Building peace through women’s leadership
During the civil war in Liberia, with bullets flying overhead, she managed to mobilize hundreds of women to cross from her rural Liberian village of Totota to the rebel held territory in western Liberia during the civil conflict, a move that was thought of as unusual. Annie Nushann, a women’s rights activist and mother of 10 children, went on to defy death as she moved through the heart of the conflict in order to establish the first Peace Hut and Women’s Empowerment Centre in Liberia. The Peace Hut was the first alternative for seeking justice in cases surrounding the rights of women, including sexual and gender-based violence. It not only provided a safe sanctuary for survivors of violence, but also a space for women-led peace negotiations and leadership training for women throughout the war and beyond.
Though the end of the war came in 2003 with the signing of a national peace agreement, other gender-based violence continued. Nushann continues to operate the Peace Huts and Women’s Empowerment Centres, which have increased to 17 now with 425 women trained in leadership, peacebuilding and conflict resolution. The women leaders address issues of gender-based violence, as well as problem solving of public and private matters for community members. Adding to her already full docket of work, the Women’s Empowerment Centres now offers economic empowerment training sessions for the women in small business management, literacy, tailoring clothes and creating bags and other products. Internationally acclaimed for her work, the Peace Huts have been visited by Liberian President Ellen Johnson Sirleaf, Nobel laureates, several UN officials, and are recognized for being catalysts for sustainable peace.
The daughter of a man who worked with trees to extract rubber-making materials, she was raised in what she calls a happy home, though her father earned less than two US dollars per day and she was kept busy with subsistence farming and housework as well. Nushann helped her father as best as she could, and chose to live with him after her parents’ divorced to continue her education. Eventually, she got married, opened a small business, and just as things were starting to settle for her, the civil conflict began in 1989. Fearing for her life, the lives of her children and her business, she was forced to seek refuge in the Ivory Coast.
However, these challenging circumstances made her think about the importance of peacebuilding, and how much she would like to change women’s status in her country. She braved the bullets, risked the lives of her children and returned to Liberia to mobilize women to call for an end to the civil strife and established the Peace Huts and Women’s Empowerment Centres. Though her husband constantly spoke of her “abandonment” of her domestic chores, she continues her work with determination and optimism.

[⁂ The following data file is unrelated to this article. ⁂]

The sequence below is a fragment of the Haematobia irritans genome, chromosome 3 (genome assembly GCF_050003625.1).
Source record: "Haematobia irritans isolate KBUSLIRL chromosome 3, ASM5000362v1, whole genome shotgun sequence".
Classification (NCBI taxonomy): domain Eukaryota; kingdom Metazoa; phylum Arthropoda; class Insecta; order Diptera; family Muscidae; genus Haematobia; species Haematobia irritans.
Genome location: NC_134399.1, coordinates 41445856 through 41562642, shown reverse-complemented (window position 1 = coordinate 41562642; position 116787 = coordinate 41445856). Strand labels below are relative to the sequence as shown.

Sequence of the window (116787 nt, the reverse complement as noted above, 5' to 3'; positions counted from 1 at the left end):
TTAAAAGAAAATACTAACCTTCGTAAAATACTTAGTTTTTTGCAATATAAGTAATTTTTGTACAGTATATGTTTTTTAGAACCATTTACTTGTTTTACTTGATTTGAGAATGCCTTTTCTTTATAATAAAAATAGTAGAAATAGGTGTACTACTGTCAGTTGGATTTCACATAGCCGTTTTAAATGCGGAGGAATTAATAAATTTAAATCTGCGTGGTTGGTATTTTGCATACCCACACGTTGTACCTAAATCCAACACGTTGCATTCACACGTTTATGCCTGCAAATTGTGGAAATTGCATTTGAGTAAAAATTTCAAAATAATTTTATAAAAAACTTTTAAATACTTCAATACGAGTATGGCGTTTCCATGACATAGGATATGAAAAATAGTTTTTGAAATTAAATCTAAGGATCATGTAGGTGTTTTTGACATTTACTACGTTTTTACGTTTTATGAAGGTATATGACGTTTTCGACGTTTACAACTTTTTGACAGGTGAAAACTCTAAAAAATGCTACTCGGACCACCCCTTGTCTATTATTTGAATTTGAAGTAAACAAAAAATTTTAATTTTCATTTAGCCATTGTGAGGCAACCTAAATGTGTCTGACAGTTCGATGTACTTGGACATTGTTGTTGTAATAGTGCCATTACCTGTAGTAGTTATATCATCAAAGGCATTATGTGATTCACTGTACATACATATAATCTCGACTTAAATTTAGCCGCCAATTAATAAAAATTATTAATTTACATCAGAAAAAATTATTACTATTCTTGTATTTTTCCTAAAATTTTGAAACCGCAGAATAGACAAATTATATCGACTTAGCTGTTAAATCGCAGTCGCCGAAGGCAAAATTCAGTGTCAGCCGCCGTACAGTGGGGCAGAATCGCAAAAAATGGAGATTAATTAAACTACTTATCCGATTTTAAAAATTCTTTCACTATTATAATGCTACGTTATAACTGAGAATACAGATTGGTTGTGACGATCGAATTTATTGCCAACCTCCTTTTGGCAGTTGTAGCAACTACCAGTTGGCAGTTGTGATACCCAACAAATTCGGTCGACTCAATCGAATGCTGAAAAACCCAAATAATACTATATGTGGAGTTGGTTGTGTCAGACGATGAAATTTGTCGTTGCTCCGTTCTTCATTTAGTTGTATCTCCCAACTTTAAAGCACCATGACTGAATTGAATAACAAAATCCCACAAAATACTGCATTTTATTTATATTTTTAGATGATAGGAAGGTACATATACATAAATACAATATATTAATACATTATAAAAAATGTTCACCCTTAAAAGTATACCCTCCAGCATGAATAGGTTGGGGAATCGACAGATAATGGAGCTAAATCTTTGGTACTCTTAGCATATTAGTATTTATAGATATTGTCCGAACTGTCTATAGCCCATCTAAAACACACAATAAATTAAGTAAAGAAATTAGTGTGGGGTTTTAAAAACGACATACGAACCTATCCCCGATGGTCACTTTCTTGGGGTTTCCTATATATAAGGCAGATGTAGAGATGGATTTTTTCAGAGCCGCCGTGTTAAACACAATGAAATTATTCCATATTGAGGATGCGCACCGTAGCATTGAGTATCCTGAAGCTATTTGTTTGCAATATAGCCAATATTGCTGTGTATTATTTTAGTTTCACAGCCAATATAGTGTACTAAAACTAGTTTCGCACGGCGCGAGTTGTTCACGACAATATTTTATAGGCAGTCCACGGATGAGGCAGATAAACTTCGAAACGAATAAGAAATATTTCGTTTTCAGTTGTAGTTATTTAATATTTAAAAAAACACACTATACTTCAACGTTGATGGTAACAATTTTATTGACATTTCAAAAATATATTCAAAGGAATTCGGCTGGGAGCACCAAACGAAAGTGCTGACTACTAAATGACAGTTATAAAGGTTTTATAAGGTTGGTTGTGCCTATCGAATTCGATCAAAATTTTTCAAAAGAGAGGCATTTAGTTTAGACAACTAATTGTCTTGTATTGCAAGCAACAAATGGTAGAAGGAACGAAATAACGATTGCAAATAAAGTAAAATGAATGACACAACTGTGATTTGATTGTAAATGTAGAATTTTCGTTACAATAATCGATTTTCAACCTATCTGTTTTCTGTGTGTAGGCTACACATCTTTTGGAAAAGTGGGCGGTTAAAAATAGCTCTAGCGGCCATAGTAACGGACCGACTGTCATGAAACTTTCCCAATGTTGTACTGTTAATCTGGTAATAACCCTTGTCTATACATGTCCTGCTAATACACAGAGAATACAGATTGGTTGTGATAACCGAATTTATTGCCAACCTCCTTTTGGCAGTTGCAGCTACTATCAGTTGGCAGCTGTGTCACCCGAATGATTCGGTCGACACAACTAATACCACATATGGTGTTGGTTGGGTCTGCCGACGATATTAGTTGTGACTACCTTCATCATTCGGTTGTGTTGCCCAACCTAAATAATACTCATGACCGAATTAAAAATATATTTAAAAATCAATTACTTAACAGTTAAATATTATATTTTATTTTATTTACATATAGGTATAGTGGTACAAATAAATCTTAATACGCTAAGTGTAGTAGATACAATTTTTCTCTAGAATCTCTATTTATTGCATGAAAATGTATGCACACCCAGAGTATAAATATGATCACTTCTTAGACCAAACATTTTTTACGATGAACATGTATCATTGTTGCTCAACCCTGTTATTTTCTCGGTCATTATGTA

What were some of the biggest obstacles to reaching where you are today?
It’s the fact that I am not highly educated. When I was growing up, I felt so intimidated to speak out in public. I couldn’t easily express myself because I didn’t have confidence in myself. I was shy and thought the best place for me at that time was at home and in my kitchen. When we started the advocacy, gradually I started learning to express my thoughts and to speak with confidence. I admired Leymah Gbowee for how she addressed issues and said to myself, this is how I want to be. Look at me now….when I speak, I do not have time for whether you are a soldier, or president or whatsoever. My goal is to get the message about the situation of women and girls across and I am proud of myself. Another problem was the lack of money to do the things we wanted to do. We have to contribute our personal resources and this is a real big challenge.
Being a woman, has that affected your road to where you are today, and how?
To some extent, I can say yes because men, including my husband and community leaders found it difficult to accept that a woman like me will be engaging armed rebels without fear. Some felt we were trying to take their place and to prove that we were powerful but for us, it was about creating a peaceful society. It took some time and when they realized I was not giving up, they gradually began to appreciate our efforts.
What is your main message for the younger generation?
I want to advise our children especially the youth that it took the blood and sacrifice of ordinary women to bring peace to Liberia but sustaining that peace rests on their shoulders. The young men need to see themselves as protectors of women’s rights and not abusers. When they do that, Liberia will be a better place for all of us and our children.
What should the younger generation learn from you?
Young people should remain focused on their goals. It won’t be easy. There will be difficulties and setbacks, but they should be strong. If I explain some of the things we went through in our work, many people would not take the risk, but once you believe in what you are doing and you are sure of the benefits it will bring to your community, you should go for it.
What is your message for other women and girls who may be inspired by your journey and achievements?
Volunteerism, volunteerism, volunteerism…all women and girls should volunteer for the good of their community. If I was expecting salary, I would not be where I am today because even now, I am still a volunteer. Once you serve you community diligently, you will make some impact and you will be recognized.
Read more about the Peace Huts and Women’s Empowerment Centres here.